Rheker reiterated how important the census is and how it is nothing to be feared.

“It’s something drilled into our head from the time we were first taught social studies and civics in school: If you’re not counted, you’re not doing your city or community any service,” he said. “It’s nothing to be afraid of. It’s not the IRS. It’s not the FBI. It’s the census.”

Those with questions can get more information at www.census.gov. People need to get their information into the census via some means by April 1. This can be by mail, online or via those who visit home to home. The home visits begin after April 1 and will target those who haven’t responded yet.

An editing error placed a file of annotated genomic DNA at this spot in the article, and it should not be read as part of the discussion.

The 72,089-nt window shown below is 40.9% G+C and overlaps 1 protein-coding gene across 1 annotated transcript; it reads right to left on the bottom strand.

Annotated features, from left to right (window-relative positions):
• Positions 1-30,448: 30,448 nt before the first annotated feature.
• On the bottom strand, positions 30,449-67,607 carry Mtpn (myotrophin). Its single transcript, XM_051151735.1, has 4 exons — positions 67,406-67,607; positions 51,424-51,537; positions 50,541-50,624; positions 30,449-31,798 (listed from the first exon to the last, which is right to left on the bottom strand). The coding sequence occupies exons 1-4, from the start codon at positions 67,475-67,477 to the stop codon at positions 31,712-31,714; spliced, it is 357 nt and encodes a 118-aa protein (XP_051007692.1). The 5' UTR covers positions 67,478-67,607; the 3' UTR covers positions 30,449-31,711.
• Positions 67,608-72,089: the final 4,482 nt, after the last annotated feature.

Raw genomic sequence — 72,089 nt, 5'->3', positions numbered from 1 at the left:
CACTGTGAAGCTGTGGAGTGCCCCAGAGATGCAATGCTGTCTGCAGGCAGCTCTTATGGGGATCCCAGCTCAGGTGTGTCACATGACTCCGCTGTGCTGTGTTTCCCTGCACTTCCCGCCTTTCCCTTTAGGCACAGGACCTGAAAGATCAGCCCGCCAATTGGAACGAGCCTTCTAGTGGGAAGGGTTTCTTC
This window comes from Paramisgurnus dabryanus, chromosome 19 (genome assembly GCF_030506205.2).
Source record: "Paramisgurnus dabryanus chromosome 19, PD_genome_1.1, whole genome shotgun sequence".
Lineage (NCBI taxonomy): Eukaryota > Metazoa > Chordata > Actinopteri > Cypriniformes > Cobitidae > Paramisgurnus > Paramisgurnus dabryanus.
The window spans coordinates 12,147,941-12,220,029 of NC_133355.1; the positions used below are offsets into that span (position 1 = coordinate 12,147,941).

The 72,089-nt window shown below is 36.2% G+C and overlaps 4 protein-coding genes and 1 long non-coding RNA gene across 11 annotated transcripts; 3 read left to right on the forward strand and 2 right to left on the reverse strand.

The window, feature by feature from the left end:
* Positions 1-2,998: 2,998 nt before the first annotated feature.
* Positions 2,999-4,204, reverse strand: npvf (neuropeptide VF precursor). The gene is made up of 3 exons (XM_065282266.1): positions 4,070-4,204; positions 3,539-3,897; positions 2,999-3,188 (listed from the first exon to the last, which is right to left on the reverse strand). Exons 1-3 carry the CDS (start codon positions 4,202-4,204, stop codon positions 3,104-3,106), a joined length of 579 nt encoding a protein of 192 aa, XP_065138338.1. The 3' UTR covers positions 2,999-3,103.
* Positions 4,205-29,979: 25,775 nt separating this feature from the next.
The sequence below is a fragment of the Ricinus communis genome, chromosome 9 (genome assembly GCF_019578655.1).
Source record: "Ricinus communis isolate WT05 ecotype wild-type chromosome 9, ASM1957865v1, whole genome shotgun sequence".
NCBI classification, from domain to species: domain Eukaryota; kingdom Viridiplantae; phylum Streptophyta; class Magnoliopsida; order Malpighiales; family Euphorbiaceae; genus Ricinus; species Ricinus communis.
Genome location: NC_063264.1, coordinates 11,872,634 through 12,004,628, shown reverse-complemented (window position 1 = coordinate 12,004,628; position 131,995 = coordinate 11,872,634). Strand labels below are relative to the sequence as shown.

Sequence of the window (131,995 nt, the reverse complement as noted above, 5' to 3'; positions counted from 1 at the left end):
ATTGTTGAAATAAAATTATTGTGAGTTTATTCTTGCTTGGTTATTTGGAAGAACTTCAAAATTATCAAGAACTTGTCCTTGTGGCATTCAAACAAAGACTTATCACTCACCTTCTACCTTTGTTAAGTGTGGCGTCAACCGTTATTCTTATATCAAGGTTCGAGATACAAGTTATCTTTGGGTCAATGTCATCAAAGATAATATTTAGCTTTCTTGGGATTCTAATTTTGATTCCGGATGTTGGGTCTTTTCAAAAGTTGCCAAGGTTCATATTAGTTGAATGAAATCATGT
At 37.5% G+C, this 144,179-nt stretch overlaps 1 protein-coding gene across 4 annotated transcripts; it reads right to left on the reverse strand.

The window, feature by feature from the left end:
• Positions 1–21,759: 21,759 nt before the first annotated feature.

“You can take the census online at www.census.gov once it goes live. When you fill it out or go online, you can prevent people from knocking on your door, if that’s something you don’t want. You also can find information about jobs there, because they are looking to hire people to help with the count,” said Hollier. “It’s really important that everybody gets counted. … It’s an easy way to make sure money is going to your community.”